Ever have doubts about your capabilities? I think we all have. (Except for maybe a few oblivious people out there.) But doubt and fear are normal reactions when it comes to how we feel about our own artistic expression, including writing.
The older I get, the more I see how things are connected. We draw upon previous experiences to prepare us for new ones. In this case, since I’m fairly new to writing, I often find myself comparing writing to making music. I’ve been singing since I was eight, playing piano since the age of nine, and playing in band since junior high. So I have a lot of experiences to draw from. (I won’t tell you how many years. Let’s just say it’s many decades!)
Now I’m not an excellent musician. I’m good at sight-reading choral music and the technical aspects of music. (That was the only way I made it to Area in the state competition in choir in high school. I beat out singers with better voices because of smarts instead of talent.) I’ve sung solos and played instrumental solos. I’m okay, not great. I know my limitations.
But there are some people, the happy oblivious ones previously mentioned, who have absolutely no idea that they are bad. God bless them, they often are the most dedicated and enthusiastic participants, but they have no idea they stink. (I know that’s rude, but it’s true and we all know it.) So here’s the doubt mentioned in the title–Sometimes I think, “Am I one of those people?” I honestly have to ask myself that question from time to time. I don’t think I am, but I think it’s a healthy question to keep myself in check.
So since writing is a lot like music, there are those who stink and those who are good. (Don’t get yourself in a kerfluffle. We all know there are writers who stink.) So as I’m going down this path of choosing writing as a career, I’m wondering how am I doing? I know there is a lot of room for improvement, but am I one of the oblivious? Do I stink and no one is willing to tell me? I think my true friends are honest with me. I hope so, because I can’t improve if I don’t know!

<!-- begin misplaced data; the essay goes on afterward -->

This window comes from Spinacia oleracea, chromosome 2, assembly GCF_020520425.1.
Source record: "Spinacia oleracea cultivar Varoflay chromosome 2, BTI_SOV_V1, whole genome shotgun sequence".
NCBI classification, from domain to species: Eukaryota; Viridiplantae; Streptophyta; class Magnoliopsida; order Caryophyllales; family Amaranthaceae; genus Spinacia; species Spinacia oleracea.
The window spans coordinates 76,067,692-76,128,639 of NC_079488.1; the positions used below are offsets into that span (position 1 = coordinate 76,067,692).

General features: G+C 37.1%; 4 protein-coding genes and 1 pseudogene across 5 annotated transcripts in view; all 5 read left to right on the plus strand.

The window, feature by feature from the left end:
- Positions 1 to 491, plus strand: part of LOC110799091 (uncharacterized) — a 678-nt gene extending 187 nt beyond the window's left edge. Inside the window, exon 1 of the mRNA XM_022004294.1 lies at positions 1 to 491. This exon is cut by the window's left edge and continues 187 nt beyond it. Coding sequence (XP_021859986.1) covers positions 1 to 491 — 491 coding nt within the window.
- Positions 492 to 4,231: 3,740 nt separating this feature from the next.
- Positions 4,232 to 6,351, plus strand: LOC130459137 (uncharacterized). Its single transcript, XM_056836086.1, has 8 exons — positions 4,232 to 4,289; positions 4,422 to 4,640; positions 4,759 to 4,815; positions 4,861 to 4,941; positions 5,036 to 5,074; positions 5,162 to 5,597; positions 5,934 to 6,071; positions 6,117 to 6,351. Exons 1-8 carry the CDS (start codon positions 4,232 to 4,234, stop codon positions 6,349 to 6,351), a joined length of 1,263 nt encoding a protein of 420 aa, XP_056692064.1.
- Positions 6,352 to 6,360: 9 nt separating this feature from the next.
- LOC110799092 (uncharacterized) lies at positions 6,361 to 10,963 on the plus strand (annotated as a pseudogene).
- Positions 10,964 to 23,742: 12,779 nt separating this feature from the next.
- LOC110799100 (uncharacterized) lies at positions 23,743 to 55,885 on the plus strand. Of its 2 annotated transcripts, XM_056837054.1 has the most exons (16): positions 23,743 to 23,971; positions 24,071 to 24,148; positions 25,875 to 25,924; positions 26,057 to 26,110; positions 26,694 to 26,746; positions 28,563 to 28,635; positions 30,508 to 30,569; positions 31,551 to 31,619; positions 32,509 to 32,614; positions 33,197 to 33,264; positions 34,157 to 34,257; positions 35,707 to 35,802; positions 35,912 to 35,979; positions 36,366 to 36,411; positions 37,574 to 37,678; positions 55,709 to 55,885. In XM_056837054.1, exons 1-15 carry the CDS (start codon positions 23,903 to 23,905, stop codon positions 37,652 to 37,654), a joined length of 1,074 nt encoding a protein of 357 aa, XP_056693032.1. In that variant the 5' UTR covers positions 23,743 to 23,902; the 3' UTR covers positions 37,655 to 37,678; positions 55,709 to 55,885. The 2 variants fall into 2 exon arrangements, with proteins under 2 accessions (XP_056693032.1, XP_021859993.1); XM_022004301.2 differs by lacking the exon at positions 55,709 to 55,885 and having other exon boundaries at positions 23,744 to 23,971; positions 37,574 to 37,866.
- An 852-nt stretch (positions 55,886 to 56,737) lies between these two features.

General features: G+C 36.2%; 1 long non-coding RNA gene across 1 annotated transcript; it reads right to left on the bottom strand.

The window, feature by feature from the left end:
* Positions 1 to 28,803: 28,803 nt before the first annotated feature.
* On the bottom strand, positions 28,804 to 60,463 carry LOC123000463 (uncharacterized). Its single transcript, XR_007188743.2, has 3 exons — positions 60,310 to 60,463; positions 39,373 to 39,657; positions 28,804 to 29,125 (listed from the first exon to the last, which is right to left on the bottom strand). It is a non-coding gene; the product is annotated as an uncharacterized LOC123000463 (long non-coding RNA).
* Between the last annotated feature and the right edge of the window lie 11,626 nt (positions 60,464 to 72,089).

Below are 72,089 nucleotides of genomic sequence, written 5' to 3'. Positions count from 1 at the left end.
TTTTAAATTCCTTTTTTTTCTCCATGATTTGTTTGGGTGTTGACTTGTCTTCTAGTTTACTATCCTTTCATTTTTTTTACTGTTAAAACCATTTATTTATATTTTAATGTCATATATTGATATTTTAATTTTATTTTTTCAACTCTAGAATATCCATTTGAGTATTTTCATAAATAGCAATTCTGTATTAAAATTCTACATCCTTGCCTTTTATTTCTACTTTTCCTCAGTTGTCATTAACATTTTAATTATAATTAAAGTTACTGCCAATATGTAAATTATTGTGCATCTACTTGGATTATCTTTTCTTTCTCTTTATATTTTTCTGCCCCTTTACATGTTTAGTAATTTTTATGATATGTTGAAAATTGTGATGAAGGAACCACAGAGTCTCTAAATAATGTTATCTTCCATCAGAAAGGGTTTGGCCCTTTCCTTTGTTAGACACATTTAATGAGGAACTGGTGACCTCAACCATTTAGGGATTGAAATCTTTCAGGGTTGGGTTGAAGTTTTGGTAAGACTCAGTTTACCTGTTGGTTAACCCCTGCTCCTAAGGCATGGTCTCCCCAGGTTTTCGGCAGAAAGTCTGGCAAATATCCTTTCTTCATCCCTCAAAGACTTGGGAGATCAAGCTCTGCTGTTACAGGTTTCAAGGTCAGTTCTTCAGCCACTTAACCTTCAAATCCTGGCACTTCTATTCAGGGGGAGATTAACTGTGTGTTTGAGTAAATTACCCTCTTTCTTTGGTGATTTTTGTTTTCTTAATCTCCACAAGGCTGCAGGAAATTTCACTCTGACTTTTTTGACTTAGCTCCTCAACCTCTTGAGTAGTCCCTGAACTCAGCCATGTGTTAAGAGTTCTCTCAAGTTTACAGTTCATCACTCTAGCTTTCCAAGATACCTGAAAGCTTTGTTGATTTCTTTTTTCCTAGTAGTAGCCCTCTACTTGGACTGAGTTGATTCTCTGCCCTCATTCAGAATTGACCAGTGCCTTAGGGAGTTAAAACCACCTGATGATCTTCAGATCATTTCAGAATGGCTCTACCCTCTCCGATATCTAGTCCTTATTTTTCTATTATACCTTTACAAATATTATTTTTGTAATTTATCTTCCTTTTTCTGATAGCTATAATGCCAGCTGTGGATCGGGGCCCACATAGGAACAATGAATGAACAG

On the other side of this coin, there are people who, no matter how much they practice, no matter how good they are, they’re still afraid of not measuring up. Boy, do I fall into this category. I get tremendous stage fright. It’s not uncommon for me to get sick to my stomach, sweat, or get heart palpitations. I used to cry and I’ve even blacked out before. Thank goodness I’ve at least got that under control! I’ve had people ask me, “If all of these things happen to you? Then why do you subject yourself to such torture?” The answer is, I’m compelled to. I have to. If you’ve ever been a part of something wonderful, that’s bigger than the sum of the participants, you’ll know what I mean. It’s a bit addictive but I think of it as a spiritual. It’s like you’re making magic, honestly. And who doesn’t want to make magic?
And speaking of performing with others, have you ever performed with outstanding musicians? They make the experience a joy. And of course they you make better because you usually perform better to match them. Well we, at Austin Mystery Writers, have put together an anthology and invited some of our friends to contribute. I think they raised the
bar for us and we delivered. Sometimes I have my doubts about the quality of my story, but I also have faith it’s pretty good and I’m getting better. So I have faith amid my doubts and I’m moving forward, enjoying the experience, and making magic. And as always, practice, practice, practice, practice.
Murder On Wheels is available on Amazon and Barnes and Noble. The ebook version should be available soon.
7 thoughts on “Faith Amid Doubt”
Great post, Valerie, and oh, so true.
Reblogged this on Crime Ladies.
Good post. I live with doubt.
And I just want to say I’m proud to be in the same group with the person who wrote the following:
“But there are some people, the happy oblivious ones previously mentioned, who have absolutely no idea that they are bad. God bless them, they often are the most dedicated and enthusiastic participants, but they have no idea they stink.”
Sincerity, Truth, Design: You’ve hit them all in that passage. 🙂
Reblogged this on Kathy Waller and commented:
Austin Mystery Writer Valerie Chandler writes about doubt, a feeling familiar to most writers.
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